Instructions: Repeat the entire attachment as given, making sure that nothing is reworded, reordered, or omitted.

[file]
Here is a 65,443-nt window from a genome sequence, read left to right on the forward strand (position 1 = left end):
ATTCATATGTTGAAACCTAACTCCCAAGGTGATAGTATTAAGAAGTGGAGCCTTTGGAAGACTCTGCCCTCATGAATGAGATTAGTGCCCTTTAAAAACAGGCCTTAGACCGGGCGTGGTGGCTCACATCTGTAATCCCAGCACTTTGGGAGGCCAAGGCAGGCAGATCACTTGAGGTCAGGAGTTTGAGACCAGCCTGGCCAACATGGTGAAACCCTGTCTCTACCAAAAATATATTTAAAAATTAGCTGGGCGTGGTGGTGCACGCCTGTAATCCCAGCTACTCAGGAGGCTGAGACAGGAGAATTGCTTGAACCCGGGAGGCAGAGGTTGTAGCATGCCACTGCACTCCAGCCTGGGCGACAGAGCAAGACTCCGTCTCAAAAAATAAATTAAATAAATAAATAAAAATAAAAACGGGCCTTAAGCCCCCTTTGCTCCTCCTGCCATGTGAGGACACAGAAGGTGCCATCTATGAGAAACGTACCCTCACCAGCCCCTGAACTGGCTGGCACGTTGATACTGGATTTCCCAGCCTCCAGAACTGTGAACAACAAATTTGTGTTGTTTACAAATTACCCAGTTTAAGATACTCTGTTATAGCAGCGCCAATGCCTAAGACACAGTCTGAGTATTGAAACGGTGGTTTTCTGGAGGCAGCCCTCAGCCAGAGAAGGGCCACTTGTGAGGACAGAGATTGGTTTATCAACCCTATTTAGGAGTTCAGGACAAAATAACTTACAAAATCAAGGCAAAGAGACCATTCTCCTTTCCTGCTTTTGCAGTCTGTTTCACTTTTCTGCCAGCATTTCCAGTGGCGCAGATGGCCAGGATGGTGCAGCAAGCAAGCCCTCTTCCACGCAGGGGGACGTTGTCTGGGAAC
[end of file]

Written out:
Here is a 65,443-nt window from a genome sequence, read left to right on the forward strand (position 1 = left end):
ATTCATATGTTGAAACCTAACTCCCAAGGTGATAGTATTAAGAAGTGGAGCCTTTGGAAGACTCTGCCCTCATGAATGAGATTAGTGCCCTTTAAAAACAGGCCTTAGACCGGGCGTGGTGGCTCACATCTGTAATCCCAGCACTTTGGGAGGCCAAGGCAGGCAGATCACTTGAGGTCAGGAGTTTGAGACCAGCCTGGCCAACATGGTGAAACCCTGTCTCTACCAAAAATATATTTAAAAATTAGCTGGGCGTGGTGGTGCACGCCTGTAATCCCAGCTACTCAGGAGGCTGAGACAGGAGAATTGCTTGAACCCGGGAGGCAGAGGTTGTAGCATGCCACTGCACTCCAGCCTGGGCGACAGAGCAAGACTCCGTCTCAAAAAATAAATTAAATAAATAAATAAAAATAAAAACGGGCCTTAAGCCCCCTTTGCTCCTCCTGCCATGTGAGGACACAGAAGGTGCCATCTATGAGAAACGTACCCTCACCAGCCCCTGAACTGGCTGGCACGTTGATACTGGATTTCCCAGCCTCCAGAACTGTGAACAACAAATTTGTGTTGTTTACAAATTACCCAGTTTAAGATACTCTGTTATAGCAGCGCCAATGCCTAAGACACAGTCTGAGTATTGAAACGGTGGTTTTCTGGAGGCAGCCCTCAGCCAGAGAAGGGCCACTTGTGAGGACAGAGATTGGTTTATCAACCCTATTTAGGAGTTCAGGACAAAATAACTTACAAAATCAAGGCAAAGAGACCATTCTCCTTTCCTGCTTTTGCAGTCTGTTTCACTTTTCTGCCAGCATTTCCAGTGGCGCAGATGGCCAGGATGGTGCAGCAAGCAAGCCCTCTTCCACGCAGGGGGACGTTGTCTGGGAAC